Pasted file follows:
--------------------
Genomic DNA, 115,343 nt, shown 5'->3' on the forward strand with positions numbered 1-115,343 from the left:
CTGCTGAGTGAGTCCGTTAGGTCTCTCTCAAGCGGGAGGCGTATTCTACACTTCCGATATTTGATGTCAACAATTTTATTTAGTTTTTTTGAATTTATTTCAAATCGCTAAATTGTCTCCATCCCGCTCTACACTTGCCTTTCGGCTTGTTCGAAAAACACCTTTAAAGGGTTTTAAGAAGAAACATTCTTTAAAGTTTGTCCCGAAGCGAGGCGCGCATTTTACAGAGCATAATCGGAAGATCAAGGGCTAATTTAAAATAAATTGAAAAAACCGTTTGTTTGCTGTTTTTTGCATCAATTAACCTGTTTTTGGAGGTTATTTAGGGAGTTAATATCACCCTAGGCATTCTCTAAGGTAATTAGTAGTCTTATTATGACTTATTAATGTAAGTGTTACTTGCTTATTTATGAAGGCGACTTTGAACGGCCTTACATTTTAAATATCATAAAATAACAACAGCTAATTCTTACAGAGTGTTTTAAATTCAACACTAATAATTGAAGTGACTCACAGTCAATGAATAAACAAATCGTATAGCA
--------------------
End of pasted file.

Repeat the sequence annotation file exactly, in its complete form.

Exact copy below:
Genomic DNA, 115,343 nt, shown 5'->3' on the forward strand with positions numbered 1-115,343 from the left:
CTGCTGAGTGAGTCCGTTAGGTCTCTCTCAAGCGGGAGGCGTATTCTACACTTCCGATATTTGATGTCAACAATTTTATTTAGTTTTTTTGAATTTATTTCAAATCGCTAAATTGTCTCCATCCCGCTCTACACTTGCCTTTCGGCTTGTTCGAAAAACACCTTTAAAGGGTTTTAAGAAGAAACATTCTTTAAAGTTTGTCCCGAAGCGAGGCGCGCATTTTACAGAGCATAATCGGAAGATCAAGGGCTAATTTAAAATAAATTGAAAAAACCGTTTGTTTGCTGTTTTTTGCATCAATTAACCTGTTTTTGGAGGTTATTTAGGGAGTTAATATCACCCTAGGCATTCTCTAAGGTAATTAGTAGTCTTATTATGACTTATTAATGTAAGTGTTACTTGCTTATTTATGAAGGCGACTTTGAACGGCCTTACATTTTAAATATCATAAAATAACAACAGCTAATTCTTACAGAGTGTTTTAAATTCAACACTAATAATTGAAGTGACTCACAGTCAATGAATAAACAAATCGTATAGCA